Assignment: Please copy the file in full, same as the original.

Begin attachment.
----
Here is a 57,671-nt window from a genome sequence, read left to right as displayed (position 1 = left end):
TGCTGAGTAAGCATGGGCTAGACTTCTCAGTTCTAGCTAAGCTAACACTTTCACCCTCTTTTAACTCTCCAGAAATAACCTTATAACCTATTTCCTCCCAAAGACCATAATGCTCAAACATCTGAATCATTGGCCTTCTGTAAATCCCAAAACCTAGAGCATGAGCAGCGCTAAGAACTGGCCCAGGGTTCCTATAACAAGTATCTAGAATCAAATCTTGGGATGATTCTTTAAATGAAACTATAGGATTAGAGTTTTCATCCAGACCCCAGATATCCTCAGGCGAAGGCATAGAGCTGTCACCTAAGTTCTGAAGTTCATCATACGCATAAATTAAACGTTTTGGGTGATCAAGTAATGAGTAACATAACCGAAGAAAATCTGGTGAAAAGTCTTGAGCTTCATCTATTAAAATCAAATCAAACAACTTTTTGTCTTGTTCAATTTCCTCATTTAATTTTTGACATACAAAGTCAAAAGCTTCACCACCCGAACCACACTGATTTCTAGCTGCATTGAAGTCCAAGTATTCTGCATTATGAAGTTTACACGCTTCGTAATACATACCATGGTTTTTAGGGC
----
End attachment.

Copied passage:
Here is a 57,671-nt window from a genome sequence, read left to right as displayed (position 1 = left end):
TGCTGAGTAAGCATGGGCTAGACTTCTCAGTTCTAGCTAAGCTAACACTTTCACCCTCTTTTAACTCTCCAGAAATAACCTTATAACCTATTTCCTCCCAAAGACCATAATGCTCAAACATCTGAATCATTGGCCTTCTGTAAATCCCAAAACCTAGAGCATGAGCAGCGCTAAGAACTGGCCCAGGGTTCCTATAACAAGTATCTAGAATCAAATCTTGGGATGATTCTTTAAATGAAACTATAGGATTAGAGTTTTCATCCAGACCCCAGATATCCTCAGGCGAAGGCATAGAGCTGTCACCTAAGTTCTGAAGTTCATCATACGCATAAATTAAACGTTTTGGGTGATCAAGTAATGAGTAACATAACCGAAGAAAATCTGGTGAAAAGTCTTGAGCTTCATCTATTAAAATCAAATCAAACAACTTTTTGTCTTGTTCAATTTCCTCATTTAATTTTTGACATACAAAGTCAAAAGCTTCACCACCCGAACCACACTGATTTCTAGCTGCATTGAAGTCCAAGTATTCTGCATTATGAAGTTTACACGCTTCGTAATACATACCATGGTTTTTAGGGC